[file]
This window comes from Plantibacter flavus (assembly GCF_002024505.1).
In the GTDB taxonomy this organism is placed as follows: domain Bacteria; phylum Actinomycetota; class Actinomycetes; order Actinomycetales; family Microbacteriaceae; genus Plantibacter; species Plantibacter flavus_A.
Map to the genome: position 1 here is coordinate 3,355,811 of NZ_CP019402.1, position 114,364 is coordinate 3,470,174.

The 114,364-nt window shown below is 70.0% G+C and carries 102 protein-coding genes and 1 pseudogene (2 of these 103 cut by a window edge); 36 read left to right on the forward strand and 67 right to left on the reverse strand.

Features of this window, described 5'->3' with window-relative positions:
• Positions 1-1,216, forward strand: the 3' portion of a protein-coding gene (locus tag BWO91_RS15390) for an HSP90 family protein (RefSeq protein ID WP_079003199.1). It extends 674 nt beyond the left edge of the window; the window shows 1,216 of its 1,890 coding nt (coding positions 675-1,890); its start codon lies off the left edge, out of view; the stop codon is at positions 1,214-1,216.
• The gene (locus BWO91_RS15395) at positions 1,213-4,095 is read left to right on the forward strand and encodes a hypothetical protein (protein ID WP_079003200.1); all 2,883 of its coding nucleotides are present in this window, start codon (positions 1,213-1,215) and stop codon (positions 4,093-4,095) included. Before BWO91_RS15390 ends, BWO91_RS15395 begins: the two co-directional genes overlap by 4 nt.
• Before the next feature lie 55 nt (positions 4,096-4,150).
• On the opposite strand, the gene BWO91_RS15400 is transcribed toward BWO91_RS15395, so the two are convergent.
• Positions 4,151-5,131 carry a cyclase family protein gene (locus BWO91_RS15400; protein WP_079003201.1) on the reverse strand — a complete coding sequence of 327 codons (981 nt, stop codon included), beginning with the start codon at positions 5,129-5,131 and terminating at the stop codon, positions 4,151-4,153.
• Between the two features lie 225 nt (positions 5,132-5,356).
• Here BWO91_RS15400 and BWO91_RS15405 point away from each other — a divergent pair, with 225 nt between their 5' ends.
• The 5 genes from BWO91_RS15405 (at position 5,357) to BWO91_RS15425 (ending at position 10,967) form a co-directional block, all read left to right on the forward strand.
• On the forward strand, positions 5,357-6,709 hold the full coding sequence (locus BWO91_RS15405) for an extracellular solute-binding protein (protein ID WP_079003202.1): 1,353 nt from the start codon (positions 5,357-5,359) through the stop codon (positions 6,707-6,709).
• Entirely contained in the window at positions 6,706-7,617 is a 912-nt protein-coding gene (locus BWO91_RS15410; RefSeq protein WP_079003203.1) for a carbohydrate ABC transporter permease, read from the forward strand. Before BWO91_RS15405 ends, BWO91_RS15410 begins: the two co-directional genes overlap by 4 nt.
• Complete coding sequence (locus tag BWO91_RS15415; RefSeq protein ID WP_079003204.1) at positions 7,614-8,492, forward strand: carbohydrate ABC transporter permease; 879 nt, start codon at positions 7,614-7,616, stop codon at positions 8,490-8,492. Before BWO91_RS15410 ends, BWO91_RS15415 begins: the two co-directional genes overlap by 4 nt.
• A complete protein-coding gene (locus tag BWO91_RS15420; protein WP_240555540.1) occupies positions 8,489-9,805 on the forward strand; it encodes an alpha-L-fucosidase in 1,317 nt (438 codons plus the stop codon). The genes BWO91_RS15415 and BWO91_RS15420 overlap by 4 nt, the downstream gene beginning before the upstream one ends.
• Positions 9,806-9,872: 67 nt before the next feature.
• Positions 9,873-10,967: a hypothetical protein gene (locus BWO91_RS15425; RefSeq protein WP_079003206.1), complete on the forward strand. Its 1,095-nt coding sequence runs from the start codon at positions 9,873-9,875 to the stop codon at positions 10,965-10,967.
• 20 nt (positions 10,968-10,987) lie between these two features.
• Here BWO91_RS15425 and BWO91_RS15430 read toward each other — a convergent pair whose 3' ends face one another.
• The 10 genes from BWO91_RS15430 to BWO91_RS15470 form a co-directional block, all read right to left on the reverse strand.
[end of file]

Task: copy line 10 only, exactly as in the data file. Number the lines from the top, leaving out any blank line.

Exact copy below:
• Positions 4,151-5,131 carry a cyclase family protein gene (locus BWO91_RS15400; protein WP_079003201.1) on the reverse strand — a complete coding sequence of 327 codons (981 nt, stop codon included), beginning with the start codon at positions 5,129-5,131 and terminating at the stop codon, positions 4,151-4,153.